David works on a shepherds hook for the garden
He loves forging!
They play outside all day! Here they are chasing each other as evening falls.
Caught mid-spin! She and Benjamin were pretending to be tornadoes. 😂
Malachi carving. . .something?
Sweet Anne at Indian Creek
Her fleece cape comes with her everywhere!
It's the perfect layering piece for evenings that can still be cool.

Fishing at Indian Creek. 
For Benjamin's birthday, he insisted she accompany him to
Bass Pro, where they each picked out a new pole. Hers is Barbie.
She definitely likes fishing more than Benjamin does. 😂 

Judah fishing farther off. There were so many bullfrogs that night!

Evening sky.

Geese across the lake. 

Judah took this one of a spider. I love it!

She and Judah both found daisies. . .

And plucked many of them.

"He loves me, he loves me not." "Mommy! He LOVES ME!" 
Kitten season

He was so proud to get into that tree! He's scared of heights
but he overcame it!
Pitching a game! It has been so nice to have baseball games on weeknights again!

Trying out catcher for the first time!

Snacks to watch the game!

Rosie and her friend Joshua went together to get registered for kindergarten yesterday!

I got poison ivy really bad about two weeks ago. This photo is from one week ago.
I ended up going to the doctor that day and got a shot and a 15 day supply of prednisone.
Today it is so much better! I only took the prednisone for 2 days since it was giving
me horrible side effects. But still, so thankful it's going away so fast this time. I hate poison ivy.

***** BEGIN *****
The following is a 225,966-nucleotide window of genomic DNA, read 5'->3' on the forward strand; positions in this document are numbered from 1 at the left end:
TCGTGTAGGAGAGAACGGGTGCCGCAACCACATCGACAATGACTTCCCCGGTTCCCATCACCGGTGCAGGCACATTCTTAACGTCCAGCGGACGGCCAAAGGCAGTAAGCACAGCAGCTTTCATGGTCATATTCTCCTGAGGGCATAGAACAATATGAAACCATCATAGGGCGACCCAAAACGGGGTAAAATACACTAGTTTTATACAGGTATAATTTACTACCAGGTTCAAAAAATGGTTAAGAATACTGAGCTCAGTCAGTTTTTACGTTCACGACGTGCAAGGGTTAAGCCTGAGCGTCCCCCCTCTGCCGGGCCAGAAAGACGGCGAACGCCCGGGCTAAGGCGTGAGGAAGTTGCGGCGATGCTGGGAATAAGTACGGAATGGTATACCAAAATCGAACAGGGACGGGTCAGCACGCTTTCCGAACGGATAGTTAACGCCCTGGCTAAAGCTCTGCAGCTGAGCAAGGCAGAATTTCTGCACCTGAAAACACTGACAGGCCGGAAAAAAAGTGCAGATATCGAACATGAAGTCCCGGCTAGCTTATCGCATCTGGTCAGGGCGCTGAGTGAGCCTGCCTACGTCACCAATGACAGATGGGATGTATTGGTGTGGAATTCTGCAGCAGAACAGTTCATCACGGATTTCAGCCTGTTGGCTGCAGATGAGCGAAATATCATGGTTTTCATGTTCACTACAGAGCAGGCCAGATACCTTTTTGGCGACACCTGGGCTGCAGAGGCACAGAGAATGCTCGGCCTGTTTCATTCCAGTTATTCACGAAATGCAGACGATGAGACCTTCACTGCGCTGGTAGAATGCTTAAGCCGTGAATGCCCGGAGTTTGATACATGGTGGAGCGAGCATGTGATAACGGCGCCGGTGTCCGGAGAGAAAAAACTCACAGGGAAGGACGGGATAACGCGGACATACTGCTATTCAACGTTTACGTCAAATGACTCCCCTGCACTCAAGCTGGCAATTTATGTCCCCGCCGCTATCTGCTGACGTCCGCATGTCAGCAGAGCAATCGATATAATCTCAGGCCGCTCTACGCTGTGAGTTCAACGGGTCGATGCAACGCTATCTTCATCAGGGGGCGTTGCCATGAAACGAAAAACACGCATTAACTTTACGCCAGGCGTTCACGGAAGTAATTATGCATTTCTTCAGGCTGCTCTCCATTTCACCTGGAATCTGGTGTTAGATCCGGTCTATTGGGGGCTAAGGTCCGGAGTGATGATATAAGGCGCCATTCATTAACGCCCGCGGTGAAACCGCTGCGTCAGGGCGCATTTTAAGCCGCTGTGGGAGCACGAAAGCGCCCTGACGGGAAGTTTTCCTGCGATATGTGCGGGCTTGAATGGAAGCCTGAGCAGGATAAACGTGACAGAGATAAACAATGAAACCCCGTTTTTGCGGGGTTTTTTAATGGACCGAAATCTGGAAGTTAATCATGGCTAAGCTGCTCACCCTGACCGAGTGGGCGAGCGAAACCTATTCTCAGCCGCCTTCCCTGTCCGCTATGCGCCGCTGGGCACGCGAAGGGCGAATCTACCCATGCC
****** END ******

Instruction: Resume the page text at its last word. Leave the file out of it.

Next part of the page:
This time I used a special jewel-weed "poison ivy soap", witch hazel, shea butter and zyrtec. That combination
really seemed to help the rash speed up its progress. Normally this lasts for at least 3 weeks!

Tuesday, June 9, 2020

Black Lives Matter

"Congress shall make no law respecting an establishment of religion, or prohibiting the free exercise thereof; or abridging the freedom of speech, or of the press; or the right of the people peaceably to assemble, and to petition the Government for a redress of grievances."

- 1st Amendment to the United States Constitution, 1791

On Saturday, several hundred citizens of my county came together and were able to practice our Constitutional right to assemble peacefully and to protest. I was very blessed to be able to attend and to, most importantly, learn so much about systematic racism, racial profiling and hear the stories that my fellow citizens had to share with the rest of us about the racism they have experienced here in our own community. I went to the protest not really knowing what to expect or what I could possibly do to help, and left it feeling like I have a bit of sense of  the "next step foward"; due to suggestions given during the forum part of the protest, of where to invest my time, my money and my energy.